AP Government and Politics: Chapter 13 Terms
Terms in this set (31)
Conventional Political Participation
Political participation that attempt to influence the political process through well-accepted forms, often moderate forms of persuasion.
Unconventional Political Participation
Political participation that attempts to influence the political process through unusual or extreme measures, such as protests, boycotts, and picketing.
The proportion of the voting-age public that votes.
Voting for candidates of different parties for various offices in the same election.
A voter's evaluation of the performance of the party in power.
A voter's evaluation of a candidate based on what he or she pledges to do about an issue if elected.
A system of government that bases its rule on force rather than consent of the governed.
The citizens eligible to vote.
A command, indicated by an electorate's votes, for the elected officials to carry out their platforms.
Election in which voters decide which of the candidates within a party will represent the party in the general election.
A primary election in which only a party's registered voters are eligible to vote.
A primary in which party members, independents, and sometimes members of the other party are allowed to vote.
Participation in the primary of a party with which the voter is not affiliated.
An organized attempt by voters of one party to influence the primary results of the other party.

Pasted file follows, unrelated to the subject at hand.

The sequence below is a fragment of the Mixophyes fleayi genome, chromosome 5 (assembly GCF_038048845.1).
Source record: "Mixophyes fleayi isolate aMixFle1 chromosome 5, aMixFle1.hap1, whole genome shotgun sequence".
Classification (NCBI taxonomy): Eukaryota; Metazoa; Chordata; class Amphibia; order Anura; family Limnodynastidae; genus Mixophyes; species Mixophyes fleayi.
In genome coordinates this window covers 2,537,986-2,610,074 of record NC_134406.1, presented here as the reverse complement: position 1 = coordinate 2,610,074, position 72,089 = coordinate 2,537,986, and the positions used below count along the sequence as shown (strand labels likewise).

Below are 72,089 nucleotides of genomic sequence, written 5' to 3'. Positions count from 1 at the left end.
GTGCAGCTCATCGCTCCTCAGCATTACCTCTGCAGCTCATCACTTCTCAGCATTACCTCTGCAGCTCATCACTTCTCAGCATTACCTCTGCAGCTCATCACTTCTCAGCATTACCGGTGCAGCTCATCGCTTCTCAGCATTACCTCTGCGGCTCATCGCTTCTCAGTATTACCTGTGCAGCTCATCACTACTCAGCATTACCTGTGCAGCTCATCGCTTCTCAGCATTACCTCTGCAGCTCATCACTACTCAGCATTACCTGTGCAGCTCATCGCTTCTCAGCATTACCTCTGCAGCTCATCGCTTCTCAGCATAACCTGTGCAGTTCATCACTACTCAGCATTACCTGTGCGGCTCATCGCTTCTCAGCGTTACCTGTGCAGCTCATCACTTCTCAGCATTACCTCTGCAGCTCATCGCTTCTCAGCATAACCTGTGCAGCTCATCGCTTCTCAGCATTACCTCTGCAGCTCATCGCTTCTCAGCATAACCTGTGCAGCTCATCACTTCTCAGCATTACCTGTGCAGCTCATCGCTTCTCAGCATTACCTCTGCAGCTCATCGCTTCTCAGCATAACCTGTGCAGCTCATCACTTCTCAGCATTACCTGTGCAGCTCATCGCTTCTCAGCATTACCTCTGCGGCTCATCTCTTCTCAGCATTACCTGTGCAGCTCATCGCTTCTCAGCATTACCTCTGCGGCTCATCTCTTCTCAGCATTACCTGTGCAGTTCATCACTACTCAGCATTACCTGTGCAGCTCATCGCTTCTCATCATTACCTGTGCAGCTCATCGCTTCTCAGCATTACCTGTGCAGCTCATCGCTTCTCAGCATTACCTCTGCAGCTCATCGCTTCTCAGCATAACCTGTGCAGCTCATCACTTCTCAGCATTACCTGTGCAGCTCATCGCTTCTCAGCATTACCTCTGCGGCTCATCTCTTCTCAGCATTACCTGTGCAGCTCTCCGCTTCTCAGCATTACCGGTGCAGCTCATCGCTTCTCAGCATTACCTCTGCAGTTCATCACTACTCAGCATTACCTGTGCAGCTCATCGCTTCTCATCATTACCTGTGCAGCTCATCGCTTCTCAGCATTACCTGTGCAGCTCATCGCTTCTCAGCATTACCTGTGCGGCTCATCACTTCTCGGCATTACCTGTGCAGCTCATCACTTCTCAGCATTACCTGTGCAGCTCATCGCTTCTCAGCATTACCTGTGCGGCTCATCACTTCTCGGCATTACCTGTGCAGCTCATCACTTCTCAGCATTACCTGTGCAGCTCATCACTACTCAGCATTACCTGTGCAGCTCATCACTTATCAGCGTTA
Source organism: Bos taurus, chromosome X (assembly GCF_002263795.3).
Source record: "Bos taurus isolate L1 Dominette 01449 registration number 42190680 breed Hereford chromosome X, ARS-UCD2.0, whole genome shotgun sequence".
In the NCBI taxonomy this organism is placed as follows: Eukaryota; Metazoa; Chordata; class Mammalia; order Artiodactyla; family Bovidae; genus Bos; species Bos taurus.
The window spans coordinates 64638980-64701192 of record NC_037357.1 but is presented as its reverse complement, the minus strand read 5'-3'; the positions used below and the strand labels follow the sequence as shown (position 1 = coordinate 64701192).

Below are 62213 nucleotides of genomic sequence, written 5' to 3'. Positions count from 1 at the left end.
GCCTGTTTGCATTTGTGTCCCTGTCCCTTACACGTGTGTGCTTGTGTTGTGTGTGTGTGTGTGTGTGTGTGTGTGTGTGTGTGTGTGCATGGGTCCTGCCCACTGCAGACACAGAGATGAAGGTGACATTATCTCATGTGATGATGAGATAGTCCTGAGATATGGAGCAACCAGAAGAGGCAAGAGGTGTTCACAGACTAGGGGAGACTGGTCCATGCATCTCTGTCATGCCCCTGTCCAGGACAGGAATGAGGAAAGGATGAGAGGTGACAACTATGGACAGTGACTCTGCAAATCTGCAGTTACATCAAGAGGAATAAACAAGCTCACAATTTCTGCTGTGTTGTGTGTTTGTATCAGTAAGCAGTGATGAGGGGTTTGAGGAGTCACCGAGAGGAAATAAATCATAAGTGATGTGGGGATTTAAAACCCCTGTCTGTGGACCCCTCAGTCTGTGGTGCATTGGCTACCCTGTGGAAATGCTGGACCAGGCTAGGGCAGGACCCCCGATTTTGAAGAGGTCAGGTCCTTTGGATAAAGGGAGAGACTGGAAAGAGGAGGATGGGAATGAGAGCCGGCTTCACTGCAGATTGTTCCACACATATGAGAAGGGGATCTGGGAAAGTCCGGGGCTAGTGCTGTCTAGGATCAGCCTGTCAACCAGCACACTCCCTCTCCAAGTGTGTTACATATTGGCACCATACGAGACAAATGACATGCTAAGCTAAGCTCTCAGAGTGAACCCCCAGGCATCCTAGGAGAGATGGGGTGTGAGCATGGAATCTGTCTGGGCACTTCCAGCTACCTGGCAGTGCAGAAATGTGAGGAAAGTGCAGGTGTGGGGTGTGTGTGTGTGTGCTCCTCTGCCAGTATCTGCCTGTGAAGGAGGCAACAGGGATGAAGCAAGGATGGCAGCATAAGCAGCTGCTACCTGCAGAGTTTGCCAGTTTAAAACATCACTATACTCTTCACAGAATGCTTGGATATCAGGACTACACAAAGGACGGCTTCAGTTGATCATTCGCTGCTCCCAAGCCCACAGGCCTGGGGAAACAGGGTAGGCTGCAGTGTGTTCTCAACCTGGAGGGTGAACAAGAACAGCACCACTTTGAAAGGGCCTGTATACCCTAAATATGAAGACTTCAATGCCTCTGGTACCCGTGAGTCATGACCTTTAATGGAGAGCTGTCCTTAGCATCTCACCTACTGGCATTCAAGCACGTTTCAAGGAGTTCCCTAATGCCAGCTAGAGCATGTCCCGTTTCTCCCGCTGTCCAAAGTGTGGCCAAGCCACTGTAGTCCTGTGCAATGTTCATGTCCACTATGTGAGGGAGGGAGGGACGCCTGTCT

A second primary election between the two candidates receiving the greatest number of votes in the first primary.
Election in which voters decide which candidates will actually fill elective public offices.
An election option such as the initiative or referendum that enables voters to enact public policy.
An election that allows citizens to propose legislation and submit it to the state electorate for popular vote.
An election whereby the state legislature submits proposed legislation to the state's voters for approval.
An election in which voters can remove and incumbent from office by popular vote.
The tendency of states to choose an early date on the primary calendar.
A traditional party practice under which the majority of a state delegation can force the minority to vote for its candidate.
Delegate slot to the Democratic Party's national convention that is reserved for an elected party official.
Representatives of each state who cast the final ballots that actually elects a president.
Member of the Electoral College chosen by methods determined in each state.
The reallocation of the number of seats in the House of Representatives after each decennial census.
The holding of an office.
Redrawing congressional districts to reflect increases or decreases in seats allotted to the states as well as population shifts within a state.
The legislative process through which the majority party in each statehouse tries to assure that the maximum number of representatives from its political party can be elected to Congress through the redrawing of legislative districts.
An election that takes place in the middle of a presidential term.
A proposed system in which the country would be divided into five or six geographic areas and all states in each region would hold their presidential primary elections on the same day.
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